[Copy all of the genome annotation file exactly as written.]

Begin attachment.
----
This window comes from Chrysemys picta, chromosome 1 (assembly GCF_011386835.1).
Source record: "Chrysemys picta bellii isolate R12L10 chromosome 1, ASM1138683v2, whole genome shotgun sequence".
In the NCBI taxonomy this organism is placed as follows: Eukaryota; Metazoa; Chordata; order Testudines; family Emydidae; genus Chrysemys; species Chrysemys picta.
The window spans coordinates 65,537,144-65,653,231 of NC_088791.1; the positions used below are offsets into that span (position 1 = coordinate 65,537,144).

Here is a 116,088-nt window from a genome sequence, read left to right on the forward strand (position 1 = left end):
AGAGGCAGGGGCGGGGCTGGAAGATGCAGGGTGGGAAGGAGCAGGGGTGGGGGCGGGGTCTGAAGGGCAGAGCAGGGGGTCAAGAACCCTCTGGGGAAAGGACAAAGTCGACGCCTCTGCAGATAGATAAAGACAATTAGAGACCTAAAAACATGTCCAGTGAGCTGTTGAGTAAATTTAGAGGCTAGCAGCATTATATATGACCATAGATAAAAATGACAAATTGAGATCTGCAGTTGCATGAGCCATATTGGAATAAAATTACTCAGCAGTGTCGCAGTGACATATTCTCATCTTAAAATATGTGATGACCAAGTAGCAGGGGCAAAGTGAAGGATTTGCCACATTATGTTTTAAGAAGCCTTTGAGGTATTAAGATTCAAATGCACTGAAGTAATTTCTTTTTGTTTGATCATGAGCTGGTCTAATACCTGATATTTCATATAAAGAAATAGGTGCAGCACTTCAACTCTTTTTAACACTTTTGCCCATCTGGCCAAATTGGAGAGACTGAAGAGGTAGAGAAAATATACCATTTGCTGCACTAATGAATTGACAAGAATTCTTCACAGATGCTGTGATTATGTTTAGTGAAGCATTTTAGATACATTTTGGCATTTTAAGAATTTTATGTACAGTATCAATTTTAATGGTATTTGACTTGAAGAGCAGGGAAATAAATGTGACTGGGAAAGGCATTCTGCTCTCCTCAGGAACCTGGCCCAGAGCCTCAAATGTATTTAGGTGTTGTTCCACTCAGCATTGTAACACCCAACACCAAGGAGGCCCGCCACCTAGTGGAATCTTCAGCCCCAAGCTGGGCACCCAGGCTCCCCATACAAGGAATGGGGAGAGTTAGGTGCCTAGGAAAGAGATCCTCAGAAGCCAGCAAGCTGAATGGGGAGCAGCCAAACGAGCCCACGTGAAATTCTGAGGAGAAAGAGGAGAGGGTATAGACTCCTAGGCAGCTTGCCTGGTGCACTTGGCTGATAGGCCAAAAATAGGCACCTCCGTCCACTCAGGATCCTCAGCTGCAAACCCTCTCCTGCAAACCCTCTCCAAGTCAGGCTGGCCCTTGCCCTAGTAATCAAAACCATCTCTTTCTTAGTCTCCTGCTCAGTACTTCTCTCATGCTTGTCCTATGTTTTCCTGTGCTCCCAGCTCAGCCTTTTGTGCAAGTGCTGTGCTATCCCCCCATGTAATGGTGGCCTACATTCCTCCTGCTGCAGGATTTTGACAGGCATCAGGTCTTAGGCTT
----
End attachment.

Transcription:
This window comes from Chrysemys picta, chromosome 1 (assembly GCF_011386835.1).
Source record: "Chrysemys picta bellii isolate R12L10 chromosome 1, ASM1138683v2, whole genome shotgun sequence".
In the NCBI taxonomy this organism is placed as follows: Eukaryota; Metazoa; Chordata; order Testudines; family Emydidae; genus Chrysemys; species Chrysemys picta.
The window spans coordinates 65,537,144-65,653,231 of NC_088791.1; the positions used below are offsets into that span (position 1 = coordinate 65,537,144).

Here is a 116,088-nt window from a genome sequence, read left to right on the forward strand (position 1 = left end):
AGAGGCAGGGGCGGGGCTGGAAGATGCAGGGTGGGAAGGAGCAGGGGTGGGGGCGGGGTCTGAAGGGCAGAGCAGGGGGTCAAGAACCCTCTGGGGAAAGGACAAAGTCGACGCCTCTGCAGATAGATAAAGACAATTAGAGACCTAAAAACATGTCCAGTGAGCTGTTGAGTAAATTTAGAGGCTAGCAGCATTATATATGACCATAGATAAAAATGACAAATTGAGATCTGCAGTTGCATGAGCCATATTGGAATAAAATTACTCAGCAGTGTCGCAGTGACATATTCTCATCTTAAAATATGTGATGACCAAGTAGCAGGGGCAAAGTGAAGGATTTGCCACATTATGTTTTAAGAAGCCTTTGAGGTATTAAGATTCAAATGCACTGAAGTAATTTCTTTTTGTTTGATCATGAGCTGGTCTAATACCTGATATTTCATATAAAGAAATAGGTGCAGCACTTCAACTCTTTTTAACACTTTTGCCCATCTGGCCAAATTGGAGAGACTGAAGAGGTAGAGAAAATATACCATTTGCTGCACTAATGAATTGACAAGAATTCTTCACAGATGCTGTGATTATGTTTAGTGAAGCATTTTAGATACATTTTGGCATTTTAAGAATTTTATGTACAGTATCAATTTTAATGGTATTTGACTTGAAGAGCAGGGAAATAAATGTGACTGGGAAAGGCATTCTGCTCTCCTCAGGAACCTGGCCCAGAGCCTCAAATGTATTTAGGTGTTGTTCCACTCAGCATTGTAACACCCAACACCAAGGAGGCCCGCCACCTAGTGGAATCTTCAGCCCCAAGCTGGGCACCCAGGCTCCCCATACAAGGAATGGGGAGAGTTAGGTGCCTAGGAAAGAGATCCTCAGAAGCCAGCAAGCTGAATGGGGAGCAGCCAAACGAGCCCACGTGAAATTCTGAGGAGAAAGAGGAGAGGGTATAGACTCCTAGGCAGCTTGCCTGGTGCACTTGGCTGATAGGCCAAAAATAGGCACCTCCGTCCACTCAGGATCCTCAGCTGCAAACCCTCTCCTGCAAACCCTCTCCAAGTCAGGCTGGCCCTTGCCCTAGTAATCAAAACCATCTCTTTCTTAGTCTCCTGCTCAGTACTTCTCTCATGCTTGTCCTATGTTTTCCTGTGCTCCCAGCTCAGCCTTTTGTGCAAGTGCTGTGCTATCCCCCCATGTAATGGTGGCCTACATTCCTCCTGCTGCAGGATTTTGACAGGCATCAGGTCTTAGGCTT